By Lawrence N. Rogak. Brand Medical Supply v. Unitrin Advantage Ins. Co., 2020 NY Slip Op 50687 (App Term 2d Dept) Many kinds of lawsuits require, or at least employ, expert witnesses on a wide variety of topics, and indeed it seems that for every topic there is an expert somewhere who is willing to testify (and another one willing to refute them). One issue frequently encountered in using experts is the timing of the disclosure to the adverse party of the identity and substance of the expert’s opinion. Very often, courts hold that the expert witness disclosure required by CPLR 3101(d), if demanded by one’s adversary, must be made prior to filing the Note of Issue, with the penalty being preclusion (see, e.g., Kozlowski v. Oana, 102 AD3d 751 (2d Dept 2013 [defendant’s expert precluded in dental malpractice suit]). In the context of New York no-fault litigation, experts (usually employed only by defendants) are often precluded on the grounds of late disclosure as well. But now, the Appellate Term has carved out an exception to the timely disclosure rule where the expert is a peer review doctor upon whose opinion the claim was denied and whose report was annexed to an earlier summary judgment motion. At the trial, defendant’s only defense was the medical necessity of the services at issue (as is often the case in New York no-fault suits). Defense counsel called its expert witness, the peer review doctor, to the stand, and plaintiff’s counsel objected on the grounds that a formal response to its demand for expert witness disclosure had never been served. The trial judge...
PMT Delivers a Win – Persistence Pays Off

PMT Delivers a Win – Persistence Pays Off

Court: Supreme Court of the State of New York Appellate Division: Second Judicial Department Case Type: Construction Caption: Nazrul Islam, Appellant, v. HPENY Housing Development Fund Company, Inc., et al., Respondents (and a third-party action). Index No.: 501699/15 Decision Date: April 29,2020 Decision: Case Dismissed, Affirmed on Appeal Persistence pays off. A recent case in which the Appellate Court affirmed dismissal of a case demonstrates the advantage that PMT brings to each case. In Nazrul Islam, Appellant, v. HPENY Housing Development Fund Company, Inc., et al., Respondents (and a third-party action), plaintiff brought an action claiming personal injuries as a result of a fall in the basement of a premises at which he was working. Following a number of repeated failures to abide by Court Orders, we served plaintiff with a 90-day Notice. Subsequently, we moved to dismiss all claims for plaintiff’s failure to prosecute. The motion was heard by Judge Larry D. Martin in Supreme Court, Kings County, who granted the motion in its entirety and dismissed the complaint. Plaintiff appealed the lower Court’s dismissal of the case, arguing that “law office failure” should excuse the default in complying with the 90-day Notice. In response, we argued that law office failure is not applicable and/or should not excuse the default in this case because the departing attorney was, in fact, still with the firm during the 90-day period, that one attorney’s failure to properly handle a matter cannot serve to excuse the law firm as a whole and that this is especially so here since this was an e-filing case and the 90-day Notice had been emailed to...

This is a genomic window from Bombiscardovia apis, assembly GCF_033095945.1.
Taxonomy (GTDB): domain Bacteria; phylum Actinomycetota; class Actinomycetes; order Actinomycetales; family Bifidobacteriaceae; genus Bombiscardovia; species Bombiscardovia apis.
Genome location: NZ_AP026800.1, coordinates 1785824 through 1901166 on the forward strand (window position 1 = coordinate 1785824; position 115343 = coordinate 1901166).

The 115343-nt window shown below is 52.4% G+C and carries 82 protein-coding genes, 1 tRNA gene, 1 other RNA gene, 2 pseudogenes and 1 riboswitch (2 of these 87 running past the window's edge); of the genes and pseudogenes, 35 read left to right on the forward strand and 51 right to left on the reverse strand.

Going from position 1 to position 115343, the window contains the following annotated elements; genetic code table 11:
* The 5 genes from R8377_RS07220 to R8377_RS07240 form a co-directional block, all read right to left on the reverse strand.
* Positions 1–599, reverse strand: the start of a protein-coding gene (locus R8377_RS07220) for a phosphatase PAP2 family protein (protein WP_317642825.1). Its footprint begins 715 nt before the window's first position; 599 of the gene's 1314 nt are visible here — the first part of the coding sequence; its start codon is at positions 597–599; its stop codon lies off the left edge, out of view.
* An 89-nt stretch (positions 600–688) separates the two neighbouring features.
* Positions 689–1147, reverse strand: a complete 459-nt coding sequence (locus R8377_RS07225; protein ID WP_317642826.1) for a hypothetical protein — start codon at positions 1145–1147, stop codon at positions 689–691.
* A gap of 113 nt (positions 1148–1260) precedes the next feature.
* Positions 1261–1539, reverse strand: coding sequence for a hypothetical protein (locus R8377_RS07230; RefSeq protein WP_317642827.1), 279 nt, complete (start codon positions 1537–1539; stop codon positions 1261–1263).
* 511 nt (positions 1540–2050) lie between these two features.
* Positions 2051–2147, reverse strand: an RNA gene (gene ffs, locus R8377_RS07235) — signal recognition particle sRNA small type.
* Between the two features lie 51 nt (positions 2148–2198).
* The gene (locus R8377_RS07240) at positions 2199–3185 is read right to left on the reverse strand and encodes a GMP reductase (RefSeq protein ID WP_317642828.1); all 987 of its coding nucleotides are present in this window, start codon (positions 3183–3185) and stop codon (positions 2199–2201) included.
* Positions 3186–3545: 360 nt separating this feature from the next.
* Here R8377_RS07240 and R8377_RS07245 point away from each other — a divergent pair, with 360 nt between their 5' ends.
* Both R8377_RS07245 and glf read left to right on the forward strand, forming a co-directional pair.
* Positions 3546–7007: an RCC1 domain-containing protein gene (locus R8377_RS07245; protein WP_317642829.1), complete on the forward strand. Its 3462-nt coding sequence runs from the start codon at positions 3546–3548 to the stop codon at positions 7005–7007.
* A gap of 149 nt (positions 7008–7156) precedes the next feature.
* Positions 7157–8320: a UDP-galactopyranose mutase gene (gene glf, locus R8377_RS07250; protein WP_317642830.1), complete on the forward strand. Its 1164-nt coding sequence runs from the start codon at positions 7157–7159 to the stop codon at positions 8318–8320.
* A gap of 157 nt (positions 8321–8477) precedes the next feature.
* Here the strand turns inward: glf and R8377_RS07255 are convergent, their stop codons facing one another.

Case by Case: Are Social Security Numbers Discoverable?

Case by Case: Are Social Security Numbers Discoverable?

By Peter M. Dunne. A Social Security Number is discoverable in a personal injury case because it is reasonably calculated to lead to admissible evidence. Claims of privacy and concerns for identity theft will not bar discovery of a Social Security Number. Zbigniewiwcz v. Sebzda, 58 Misc 3d 1217(A), 94 NYS3d 541 (Erie County 2018). However, the request should properly be in the form of a discovery demand, preferably attached to a demand for authorizations, and not in a Bill of Particulars. The Courts have held that a demand for a Social Security Number in a Bill of Particulars is improper as it does not serve to amplify the pleadings and, instead, it is evidentiary in nature and, thus, more properly made in a discovery demand.  In Kupferberg v. State, 97 Misc. 2d 519 (Ct Cl 1978) the Court stated that the decedent’s Social Security Number was “not material to any element of the causes of action alleged, and would not serve to amplify any aspect of the pleadings. The primary usefulness of the decedent’s Social Security Number is as a tool for acquiring evidence. Since evidence itself is not the proper subject of a Bill of Particulars, a mere device for its acquisition is a fortiori inappropriately requested. Item 17 is therefore stricken.” That being said, it is clear that a claim of privacy cannot bar the discovery of Social Security Numbers in personal injury cases where defendants are able to show that they are necessary or indispensable for defendant to obtain relevant records such as medical records, perform prior claim searches, determine liens, etc.  Zbigniewiwcz v. Sebzda, 58...